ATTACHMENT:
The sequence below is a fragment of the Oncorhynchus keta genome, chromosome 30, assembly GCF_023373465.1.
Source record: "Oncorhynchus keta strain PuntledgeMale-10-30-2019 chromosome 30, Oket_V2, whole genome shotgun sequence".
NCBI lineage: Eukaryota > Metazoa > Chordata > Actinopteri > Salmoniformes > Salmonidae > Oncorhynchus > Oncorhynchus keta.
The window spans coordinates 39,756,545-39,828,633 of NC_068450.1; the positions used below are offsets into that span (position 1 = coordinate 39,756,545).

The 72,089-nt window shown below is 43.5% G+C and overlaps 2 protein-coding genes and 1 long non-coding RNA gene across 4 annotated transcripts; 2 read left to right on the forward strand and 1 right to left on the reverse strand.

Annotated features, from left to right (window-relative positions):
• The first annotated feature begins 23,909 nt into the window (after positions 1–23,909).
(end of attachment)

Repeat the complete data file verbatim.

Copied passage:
The sequence below is a fragment of the Oncorhynchus keta genome, chromosome 30, assembly GCF_023373465.1.
Source record: "Oncorhynchus keta strain PuntledgeMale-10-30-2019 chromosome 30, Oket_V2, whole genome shotgun sequence".
NCBI lineage: Eukaryota > Metazoa > Chordata > Actinopteri > Salmoniformes > Salmonidae > Oncorhynchus > Oncorhynchus keta.
The window spans coordinates 39,756,545-39,828,633 of NC_068450.1; the positions used below are offsets into that span (position 1 = coordinate 39,756,545).

The 72,089-nt window shown below is 43.5% G+C and overlaps 2 protein-coding genes and 1 long non-coding RNA gene across 4 annotated transcripts; 2 read left to right on the forward strand and 1 right to left on the reverse strand.

Annotated features, from left to right (window-relative positions):
• The first annotated feature begins 23,909 nt into the window (after positions 1–23,909).